|Overall Panel Fit:||10/10|
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On April 21, 1967, the 100 millionth GM vehicle rolled off the line at the plant in Janesville: a blue two-door Caprice. There was a big ceremony, speeches, the lieutenant governor even showed up. Three days later, another car rolled off that same line. No one gave two craps about her. But they should've. Because this 1967 Chevrolet Impala would turn out to be the most important car—no, the most important object—in pretty much the whole universe. She was first owned by Sal Moriarty, an alcoholic with two ex-wives and three blocked arteries. On weekends, he'd drive around giving Bibles to the poor. "Gettin' folks right for Judgment Day," that's what he said. Sam and Dean don't know any of this...but if they did, I bet they'd smile. After Sal died, she ended up at Rainbow Motors, a used car lot in Lawrence, where a young marine bought her on impulse. That is, after a little advice from a friend. I guess that's where this story begins.
As with others in this series, the Impala comes in a simple window box with a unique cutout for the window and a dark and stormy color scheme befitting the show. The front panel has "1967 Chevrolet Impala Sport Sedan" printed under the window, with the Winchester brothers to the left and a protection symbol to the right. A tiny "Adult Collectible/Contains:1 Die-Cast Car" is printed in the extreme lower left. The top panel has a large "Supernatural/Join the Hunt" centered over the window, and is flanked by the GreenLight logo and a block of text saying "Adult Collectible/Limited Edition/1:24." Everything except the "Contains..." text is rearranged and repeated on both end flaps. and the back. The bottom panel is plain black with the required legal and contact information. The interior tray continues the spooky exterior design, and the car is held in place with a folded plastic tray.
For the most part the casting and paint are good, though neither quite reaches GreenLight at their best.Panels are straight, breaks are nice and even, and the fit of the trunk is outstanding. But there's still a faint seam on both C pillars, some casting marks on the door handles, mirror, and spotlights, and I'm pretty sure the wipers are on backwards: the left wiper has a pronounced curve so that only the tips of the blade touch the glass, while the right wiper is nearly flat and only the middle of the blade touches the glass. It seems like if these were swapped they'd fit a lot better.
The paint is mostly smooth and even, though there are a couple of small marks in the roof and doors. What really dragged the score down here, though, is that the whole car was coated with a greasy film that had to be polished off. I've encountered this before, but never from GreenLight. The trim is pretty good, though, with sharp edges and good placement. the front left wheel arch is the one exception, where the leading edge kind of wanders off course a little. Also, the black wash used for the grille doesn't line up all that well, with some rough edges and the "Chevrolet" emblem nearly obliterated. A single "Impala" fender script is located on the right rear fender.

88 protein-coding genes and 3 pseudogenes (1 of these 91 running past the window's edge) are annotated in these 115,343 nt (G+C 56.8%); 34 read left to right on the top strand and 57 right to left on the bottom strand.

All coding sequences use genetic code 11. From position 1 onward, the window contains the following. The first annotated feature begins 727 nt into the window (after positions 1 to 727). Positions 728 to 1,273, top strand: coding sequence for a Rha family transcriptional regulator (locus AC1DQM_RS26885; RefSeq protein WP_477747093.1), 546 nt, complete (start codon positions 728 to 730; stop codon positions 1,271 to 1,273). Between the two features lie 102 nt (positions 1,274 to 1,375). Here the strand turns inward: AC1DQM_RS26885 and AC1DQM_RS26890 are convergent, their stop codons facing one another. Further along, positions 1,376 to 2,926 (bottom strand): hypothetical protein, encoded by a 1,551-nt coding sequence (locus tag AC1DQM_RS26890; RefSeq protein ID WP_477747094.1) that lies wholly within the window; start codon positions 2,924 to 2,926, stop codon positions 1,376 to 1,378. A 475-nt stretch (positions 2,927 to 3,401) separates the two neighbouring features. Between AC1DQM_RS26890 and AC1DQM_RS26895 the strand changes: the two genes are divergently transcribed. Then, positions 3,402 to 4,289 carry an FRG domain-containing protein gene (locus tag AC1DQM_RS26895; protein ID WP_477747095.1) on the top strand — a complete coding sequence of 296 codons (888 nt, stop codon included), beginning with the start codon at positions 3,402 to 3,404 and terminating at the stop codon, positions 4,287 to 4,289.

The interior is a simple but nice two-tone, with excellent detailing on the door panels and adequate detailing on the dashboard (I do wish GreenLight would stop doing the "sticker as a gauge cluster" thing on older cars, though). Aside from the sticker, a spot of black is used for both vent outlets. Unlike recent releases, the seats here are a more solid plastic that matches the rest of the casting. There's a bad spot near the back left corner, where the glass panel has been riveted to the roof: a couple of metal tendrils hang down from the headliner. The trunk more than makes up for this flaw, however, with nice detailing on the underside of the lid (including the correct sigils) and sill. The gray weapons crate is placed in the center of the trunk, and has a hinged lid to show off the various guns, knives, and other tools of the trade.
GreenLight continues to make their chassis flatter and simpler, with this only achieving a passing resemblance to a B platform. The wheels are chrome plated plastic with vinyl tires.
The trunk and its weapons cache both open, and will hold their open positions.
The broad strokes are all here, and for the most part the Impala looks pretty good. But the longer I look, the more that weird inaccuracies and curiosities start popping out at me. Things like the simplified sawblade wheels with their oversized holes and matching front and rear tires (rather than the big n' littles it should have), or the lone stock Impala script, or the undersized license plates (GreenLight opted for the S2+ "CNK 80Q3" Ohio plates), or the too-flat grille, or the weird wipers. I also have a feeling that an SS replica may have been somewhere in this diecast's development history: the way the roof slopes, especially the drip rail over the rear doors, looks much closer to the lines of the fastback coupé than the Sport Sedan. Scaling looks good, though, with this coming it at a near-perfect 1/24.
Maybe it's because I spent a lot of time with this car, or maybe I was expecting more from the unfinished prototype, but I was really hoping for something better from GreenLight. It's not even that this is a bad replica, it's just that so many small details were done incorrectly that it brings the overall piece down. Like the Gremlins VW, I think this will serve best as the starting point for a better custom.
Send me an e-mail with your thoughts!